Veteran Stories:
May Summerville Sawyer (née Barclay)

Air Force

  • Photo of May Sawyer taken in August 1943 while home visiting family.

  • Photo of May Sawyer in 2010.

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"It was wartime, and I was on operational station, so the sad part was you knew these young men that would go out and sometimes they didn’t come back."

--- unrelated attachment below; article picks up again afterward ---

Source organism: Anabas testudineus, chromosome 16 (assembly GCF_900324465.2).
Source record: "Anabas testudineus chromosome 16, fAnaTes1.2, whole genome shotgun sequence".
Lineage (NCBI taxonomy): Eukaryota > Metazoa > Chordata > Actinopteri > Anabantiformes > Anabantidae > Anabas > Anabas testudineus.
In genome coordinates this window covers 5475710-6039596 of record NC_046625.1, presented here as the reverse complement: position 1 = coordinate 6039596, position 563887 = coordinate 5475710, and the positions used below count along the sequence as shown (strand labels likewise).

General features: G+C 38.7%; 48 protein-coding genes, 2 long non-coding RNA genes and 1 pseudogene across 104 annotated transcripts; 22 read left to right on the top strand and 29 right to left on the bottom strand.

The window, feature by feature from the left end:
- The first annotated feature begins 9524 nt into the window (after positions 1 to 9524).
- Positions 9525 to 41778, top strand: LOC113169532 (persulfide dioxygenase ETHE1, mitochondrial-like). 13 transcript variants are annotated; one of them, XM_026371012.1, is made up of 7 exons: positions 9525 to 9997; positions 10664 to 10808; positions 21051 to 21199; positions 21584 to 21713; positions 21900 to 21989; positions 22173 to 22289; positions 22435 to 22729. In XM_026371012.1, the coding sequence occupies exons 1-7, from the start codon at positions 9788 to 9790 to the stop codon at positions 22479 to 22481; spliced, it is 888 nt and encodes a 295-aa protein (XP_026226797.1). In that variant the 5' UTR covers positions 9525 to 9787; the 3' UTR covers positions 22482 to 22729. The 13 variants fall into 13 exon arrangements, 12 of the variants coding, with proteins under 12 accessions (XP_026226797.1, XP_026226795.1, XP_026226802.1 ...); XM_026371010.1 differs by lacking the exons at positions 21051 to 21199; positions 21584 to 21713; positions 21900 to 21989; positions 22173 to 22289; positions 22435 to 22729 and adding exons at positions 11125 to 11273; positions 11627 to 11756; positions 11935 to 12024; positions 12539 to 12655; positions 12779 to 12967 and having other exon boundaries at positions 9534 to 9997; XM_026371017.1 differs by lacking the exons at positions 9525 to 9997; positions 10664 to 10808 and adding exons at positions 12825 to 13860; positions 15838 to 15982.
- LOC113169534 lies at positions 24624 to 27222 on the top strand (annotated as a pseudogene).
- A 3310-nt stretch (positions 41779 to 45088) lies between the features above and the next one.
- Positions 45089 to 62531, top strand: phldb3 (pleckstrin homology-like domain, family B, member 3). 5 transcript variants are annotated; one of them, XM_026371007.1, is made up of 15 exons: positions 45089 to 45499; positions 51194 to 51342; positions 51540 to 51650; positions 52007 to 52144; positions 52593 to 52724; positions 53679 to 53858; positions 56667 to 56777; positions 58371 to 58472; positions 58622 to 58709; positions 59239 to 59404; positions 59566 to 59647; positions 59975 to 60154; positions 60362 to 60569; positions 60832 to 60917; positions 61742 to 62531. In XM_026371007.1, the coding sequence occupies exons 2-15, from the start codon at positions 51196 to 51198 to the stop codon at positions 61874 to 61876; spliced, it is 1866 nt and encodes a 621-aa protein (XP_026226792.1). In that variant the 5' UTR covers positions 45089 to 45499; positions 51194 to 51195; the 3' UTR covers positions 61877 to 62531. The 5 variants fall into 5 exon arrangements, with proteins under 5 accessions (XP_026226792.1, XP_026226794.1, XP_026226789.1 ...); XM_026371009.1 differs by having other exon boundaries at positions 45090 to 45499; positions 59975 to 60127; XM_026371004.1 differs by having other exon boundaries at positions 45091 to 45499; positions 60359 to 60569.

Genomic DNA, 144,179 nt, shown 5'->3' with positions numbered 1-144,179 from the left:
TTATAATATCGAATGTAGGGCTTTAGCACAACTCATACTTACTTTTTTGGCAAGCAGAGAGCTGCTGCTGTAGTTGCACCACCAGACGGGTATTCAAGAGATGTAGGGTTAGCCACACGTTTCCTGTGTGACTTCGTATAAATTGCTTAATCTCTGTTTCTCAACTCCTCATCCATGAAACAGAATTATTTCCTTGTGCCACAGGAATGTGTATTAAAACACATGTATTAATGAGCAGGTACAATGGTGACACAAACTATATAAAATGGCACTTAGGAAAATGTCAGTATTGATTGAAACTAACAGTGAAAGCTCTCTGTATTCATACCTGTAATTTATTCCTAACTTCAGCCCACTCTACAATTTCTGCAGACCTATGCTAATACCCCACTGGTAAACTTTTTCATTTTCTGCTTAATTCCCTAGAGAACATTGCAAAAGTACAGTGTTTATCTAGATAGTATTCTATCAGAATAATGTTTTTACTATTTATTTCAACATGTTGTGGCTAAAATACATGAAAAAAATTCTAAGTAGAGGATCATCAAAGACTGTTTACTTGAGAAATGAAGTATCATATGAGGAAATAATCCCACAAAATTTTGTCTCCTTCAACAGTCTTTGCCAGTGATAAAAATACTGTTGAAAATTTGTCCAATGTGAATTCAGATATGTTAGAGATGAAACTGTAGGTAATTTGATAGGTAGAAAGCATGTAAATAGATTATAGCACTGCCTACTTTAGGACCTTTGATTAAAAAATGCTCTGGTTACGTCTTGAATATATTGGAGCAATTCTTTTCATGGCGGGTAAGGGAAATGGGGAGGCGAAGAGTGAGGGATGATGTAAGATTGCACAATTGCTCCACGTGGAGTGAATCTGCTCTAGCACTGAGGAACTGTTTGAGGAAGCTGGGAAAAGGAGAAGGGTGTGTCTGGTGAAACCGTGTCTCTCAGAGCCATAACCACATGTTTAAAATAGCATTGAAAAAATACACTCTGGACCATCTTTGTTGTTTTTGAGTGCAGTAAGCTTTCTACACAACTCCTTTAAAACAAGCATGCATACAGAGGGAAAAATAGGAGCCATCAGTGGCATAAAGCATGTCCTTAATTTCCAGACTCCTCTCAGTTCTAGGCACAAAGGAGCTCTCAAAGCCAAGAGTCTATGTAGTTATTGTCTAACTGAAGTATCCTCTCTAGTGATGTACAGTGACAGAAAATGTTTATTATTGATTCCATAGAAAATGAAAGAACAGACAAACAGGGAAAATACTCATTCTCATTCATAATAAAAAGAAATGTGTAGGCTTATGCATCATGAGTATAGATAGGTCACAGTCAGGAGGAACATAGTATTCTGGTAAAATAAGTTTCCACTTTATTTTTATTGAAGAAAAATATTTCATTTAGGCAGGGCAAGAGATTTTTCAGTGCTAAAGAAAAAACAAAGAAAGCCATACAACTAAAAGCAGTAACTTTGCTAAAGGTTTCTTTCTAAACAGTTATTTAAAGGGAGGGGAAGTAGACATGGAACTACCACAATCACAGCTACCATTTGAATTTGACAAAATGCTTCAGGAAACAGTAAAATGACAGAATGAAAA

I had been a teacher of dance, I worked for a dance school, teaching ballet and tap and all that stuff. And then when war was declared, the dancing schools, a lot of them closed and the one that I worked with happened to close. So because I had office training, I replaced a man in an office who had been conscripted or else volunteered, I don’t know. So I worked in an office from 1939 I guess until I was conscripted [to the Women’s Auxiliary Air Force] in 1942. So I worked in an office and I was conscripted from there because of my age and the job I was doing could be replaced by a married woman. I was not attached, I wasn’t married or anything so I guess they felt that I should be conscripted, which a lot of the girls were. It was quite different because you were not used to sleeping in large dormitories with all kinds of different personalities. That was the biggest problem, until you adjusted and found a friend and so on. That was a little bit hard in the beginning, until you really got adjusted. But you got used to that, when you were moved around like I was, you made friends quite quickly in another station. We all kind of ate together. We were not segregated, like the girls sit together and you mixed in with all the other crew that was there. So that was kind of fun to do that. And of course, on the stations, there were not only Canadians and British, there were Australians and South Africans and there were all kinds of people attached to the air force. So that was sort of interesting, you were meeting people from other countries. The way I met my husband, I knew him because he was on the station of course, he was a radar officer and he was in charge of a very large section. But he also played in the station band, he was a clarinetist and he played in the station band. And when I really got to know him was, some of the girls were invited to go to another station for a dance because they were short of girls over on this training station. And I went over, the girls that were invited, went over with the band and that’s how I got to know my husband really. We had a nice wedding in Glasgow. We had time off to get married. And my husband’s best friend, who had been wounded in Italy and he happened to be on medical leave, so he was able to be our best man, which was really good, we were really happy about that. And my best friend was a WAAF [a member of the Women’s Auxiliary Air Force], so she got leave to come to be my maid of honour. I don’t think the young people realize, I mean, it was wartime, and I was on operational station, so the sad part was you knew these young men, like the pilots and navigators and so on, that would go out and sometimes they didn’t come back because the plane was shot down. So there was a lot of sadness as well as happiness because you lost friends that were flyers who were shot down or badly wounded. So there was a lot of sadness in the services.
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